First head transplant possible within two years, says Italian ‘Frankensurgeon’
“The Wright brothers flew their first plane when every so-called expert in the world thought that this was impossible. So, I don’t believe the word ‘impossible’ – I have been working on this project for 30 years, and the technology is now there,” Canavero, who heads the Turin Advanced Neuromodulation Group, told Sky News.
Canavero’s team, which previously touted their plans for a whole-eye transplant, published a paper outlining the procedure two years ago, and say they are now ready to find subjects for the experimental procedure.
"If society doesn't want it, I won't do it. But if people don't want it in the US or Europe, that doesn't mean it won't be done somewhere else,” the neurosurgeon told the New Scientist.
Prior to the surgery, the two bodies would be cooled, to preserve them better without oxygen, and then their necks would be sliced open and major blood vessels connected between the donor’s body and the recipient’s head.
The key stage would be the severing and re-attachment of the spinal cord, which would have to be cleanly sliced, and would then present two “spaghetti-like” bundles of nerves, which would need to be connected to each other. Canavero foresees this being done with polyethylene glycol, a material that enables fat in different tissues to mesh.
The neck would then be stitched shut, and the patient placed in an artificial coma for four weeks, allowing the body to heal without movement.
Canavero previously estimated that the pioneering surgery would cost upwards of €10 million, and that the perfect initial recipient would be a person with a young, healthy brain, suffering from muscular dystrophies or metabolic disorders. He proposes initial experiments where both of the individuals in the surgery would be brain-dead.
‘No evidence’ it would work
Most of the scientific objections to the procedure focus on the impossibility of restoring body control after the refusing of the spine. Currently, it is commonly impossible to overcome paralysis when a spinal cord is completely severed, even when the rest of the body belongs to the same person. An ambitious procedure performed by Polish doctors last year, managed to restore movement by implanting lab-grown nerve cells into the spine.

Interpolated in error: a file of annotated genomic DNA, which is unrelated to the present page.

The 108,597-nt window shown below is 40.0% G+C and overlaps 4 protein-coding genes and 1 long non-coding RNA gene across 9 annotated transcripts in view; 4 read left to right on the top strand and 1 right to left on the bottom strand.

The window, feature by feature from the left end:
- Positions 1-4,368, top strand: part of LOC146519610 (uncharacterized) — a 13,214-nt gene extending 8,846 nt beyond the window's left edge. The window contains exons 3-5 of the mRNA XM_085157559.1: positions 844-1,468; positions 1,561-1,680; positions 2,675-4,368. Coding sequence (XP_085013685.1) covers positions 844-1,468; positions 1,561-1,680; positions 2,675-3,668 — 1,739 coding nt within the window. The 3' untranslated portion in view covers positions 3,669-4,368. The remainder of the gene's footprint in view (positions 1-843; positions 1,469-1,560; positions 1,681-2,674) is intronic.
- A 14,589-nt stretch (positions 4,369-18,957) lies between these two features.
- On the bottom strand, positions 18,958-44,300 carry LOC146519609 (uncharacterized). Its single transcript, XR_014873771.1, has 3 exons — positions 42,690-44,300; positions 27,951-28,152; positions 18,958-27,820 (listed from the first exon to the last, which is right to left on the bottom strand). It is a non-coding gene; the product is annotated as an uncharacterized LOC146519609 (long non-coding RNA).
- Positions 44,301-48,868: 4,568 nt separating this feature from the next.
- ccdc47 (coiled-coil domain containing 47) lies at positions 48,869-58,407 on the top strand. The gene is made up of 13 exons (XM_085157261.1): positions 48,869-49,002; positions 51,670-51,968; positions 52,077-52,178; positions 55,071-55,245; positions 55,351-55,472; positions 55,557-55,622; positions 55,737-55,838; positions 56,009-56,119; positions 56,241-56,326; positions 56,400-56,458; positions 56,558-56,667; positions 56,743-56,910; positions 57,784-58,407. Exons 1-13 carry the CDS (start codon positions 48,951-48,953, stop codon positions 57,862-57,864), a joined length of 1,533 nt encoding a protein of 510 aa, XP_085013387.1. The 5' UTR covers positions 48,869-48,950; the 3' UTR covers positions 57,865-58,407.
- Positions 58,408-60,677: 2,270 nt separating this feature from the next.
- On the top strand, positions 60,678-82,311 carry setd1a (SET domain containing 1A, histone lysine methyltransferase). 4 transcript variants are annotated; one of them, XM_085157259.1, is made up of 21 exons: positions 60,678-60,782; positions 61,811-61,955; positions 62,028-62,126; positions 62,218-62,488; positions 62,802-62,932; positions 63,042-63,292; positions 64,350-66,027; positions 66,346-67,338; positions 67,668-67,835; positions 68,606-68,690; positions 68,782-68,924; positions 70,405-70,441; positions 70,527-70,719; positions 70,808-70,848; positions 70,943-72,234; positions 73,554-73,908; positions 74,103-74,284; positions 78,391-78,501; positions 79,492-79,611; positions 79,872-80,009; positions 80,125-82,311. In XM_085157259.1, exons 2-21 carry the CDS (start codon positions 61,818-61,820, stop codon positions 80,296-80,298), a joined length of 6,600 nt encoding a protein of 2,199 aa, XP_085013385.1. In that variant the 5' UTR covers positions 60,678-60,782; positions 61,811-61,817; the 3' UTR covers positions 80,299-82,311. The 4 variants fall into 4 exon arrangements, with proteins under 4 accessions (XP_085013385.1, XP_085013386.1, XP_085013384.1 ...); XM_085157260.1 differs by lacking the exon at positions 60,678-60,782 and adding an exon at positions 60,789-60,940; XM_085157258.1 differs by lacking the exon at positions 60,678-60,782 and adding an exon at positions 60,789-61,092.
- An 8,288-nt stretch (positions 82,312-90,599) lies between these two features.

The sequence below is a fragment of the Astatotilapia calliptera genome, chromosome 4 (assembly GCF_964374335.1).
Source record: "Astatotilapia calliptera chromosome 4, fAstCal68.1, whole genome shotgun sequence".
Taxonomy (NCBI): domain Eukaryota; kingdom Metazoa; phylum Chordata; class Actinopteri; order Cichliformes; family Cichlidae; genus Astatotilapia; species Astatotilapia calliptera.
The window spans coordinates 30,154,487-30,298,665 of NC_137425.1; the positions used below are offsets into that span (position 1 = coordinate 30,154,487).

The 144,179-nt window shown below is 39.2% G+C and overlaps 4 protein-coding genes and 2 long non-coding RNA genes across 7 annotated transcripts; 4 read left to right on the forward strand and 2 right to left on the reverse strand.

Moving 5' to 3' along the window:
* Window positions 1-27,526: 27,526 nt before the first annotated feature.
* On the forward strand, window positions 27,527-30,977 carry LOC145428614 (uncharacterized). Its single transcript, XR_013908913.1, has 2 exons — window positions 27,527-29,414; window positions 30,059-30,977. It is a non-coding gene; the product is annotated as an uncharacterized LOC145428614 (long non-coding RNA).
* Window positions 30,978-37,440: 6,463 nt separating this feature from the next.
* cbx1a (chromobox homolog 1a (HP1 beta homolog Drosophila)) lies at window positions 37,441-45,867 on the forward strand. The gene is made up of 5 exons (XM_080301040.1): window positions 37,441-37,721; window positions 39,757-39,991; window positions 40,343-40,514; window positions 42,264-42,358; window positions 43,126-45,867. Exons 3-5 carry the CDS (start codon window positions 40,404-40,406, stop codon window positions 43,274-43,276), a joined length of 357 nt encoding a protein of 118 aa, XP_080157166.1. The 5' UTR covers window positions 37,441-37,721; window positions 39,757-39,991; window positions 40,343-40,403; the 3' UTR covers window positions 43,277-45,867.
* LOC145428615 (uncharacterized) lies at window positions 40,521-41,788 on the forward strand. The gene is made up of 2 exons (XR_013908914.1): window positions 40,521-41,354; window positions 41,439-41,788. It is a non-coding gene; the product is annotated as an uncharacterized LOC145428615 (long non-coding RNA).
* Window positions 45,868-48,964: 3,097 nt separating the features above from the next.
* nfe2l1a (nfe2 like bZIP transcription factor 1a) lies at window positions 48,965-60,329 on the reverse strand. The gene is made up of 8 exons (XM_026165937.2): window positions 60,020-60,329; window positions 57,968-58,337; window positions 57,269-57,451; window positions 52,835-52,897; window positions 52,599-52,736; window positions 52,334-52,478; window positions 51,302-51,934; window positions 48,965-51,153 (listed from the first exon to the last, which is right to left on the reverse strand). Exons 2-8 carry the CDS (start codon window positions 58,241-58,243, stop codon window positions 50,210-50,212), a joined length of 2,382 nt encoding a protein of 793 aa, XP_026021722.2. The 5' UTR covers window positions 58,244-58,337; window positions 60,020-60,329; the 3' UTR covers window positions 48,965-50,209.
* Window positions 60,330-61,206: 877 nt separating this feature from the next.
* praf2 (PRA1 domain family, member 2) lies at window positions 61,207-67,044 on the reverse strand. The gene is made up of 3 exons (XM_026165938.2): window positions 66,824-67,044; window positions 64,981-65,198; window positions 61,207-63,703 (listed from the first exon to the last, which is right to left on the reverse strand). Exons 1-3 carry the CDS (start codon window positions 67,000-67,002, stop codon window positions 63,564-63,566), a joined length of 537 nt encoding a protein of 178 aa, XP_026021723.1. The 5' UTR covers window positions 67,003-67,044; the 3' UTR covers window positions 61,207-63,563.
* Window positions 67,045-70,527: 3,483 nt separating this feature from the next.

But Richard Borgens, director of the Center for Paralysis Research at Purdue University, Indiana, said that Canavero’s surgery offers no such guarantees.
"There is no evidence that the connectivity of cord and brain would lead to useful sentient or motor function following head transplantation,” he told the New Scientist.
"This is such an overwhelming project, the possibility of it happening is very unlikely. I don't believe it will ever work, there are too many problems with the procedure. Trying to keep someone healthy in a coma for four weeks – it's not going to happen," said Harry Goldsmith, a clinical professor of neurological surgery at the University of California, Davis, himself a leading expert on reconnecting spinal tissue that enables paralyzed people to walk again.
Yet Canavero can reassure himself that his ‘Frankensurgery’ is not without precedent. The first attempted dog head transplant dates back to more than a century ago, and Soviet scientist Vladimir Demikhov performed multiple such procedures in the 1950s. US surgeon Robert J. White famously performed a head transplant between two monkeys in 1970, with the survivor living for nine days.
In all of the previous procedures, the recipients remained paralyzed, and all struggled with immune rejection of the new body parts, though with improved techniques, this is not an insurmountable problem.
Ethical problems – from religious considerations, to the simple ickiness-factor – are also likely to slow down progress.
"I believe that what is specifically human is held within the higher cortex. If you modify that, then you are not the same human and you should question whether it is ethical. In this case, you're not altering the cortex," said Patricia Scripko, a neurologist and bioethicist at the Salinas Valley Memorial Healthcare System in California, who does not believe the procedure is possible, but insists it is not objectionable.
"If a head transplant were ever to take place, it would be very rare. It's not going to happen because someone says 'I'm getting older, I'm arthritic, maybe I should get a body that works better and looks better'."
Despite the myriad objections – and even his supporters are skeptical of the two-year timeframe – Canavero will now have the chance to convince his colleagues, when he will present his specific plans for the surgery to the prestigious congress of the American Academy of Neurological and Orthopedic Surgeons in Maryland in June.
"I first spoke about the idea two years ago, to get people talking about it. I'm trying to go about this the right way, but before going to the moon, you want to make sure people will follow you," he said.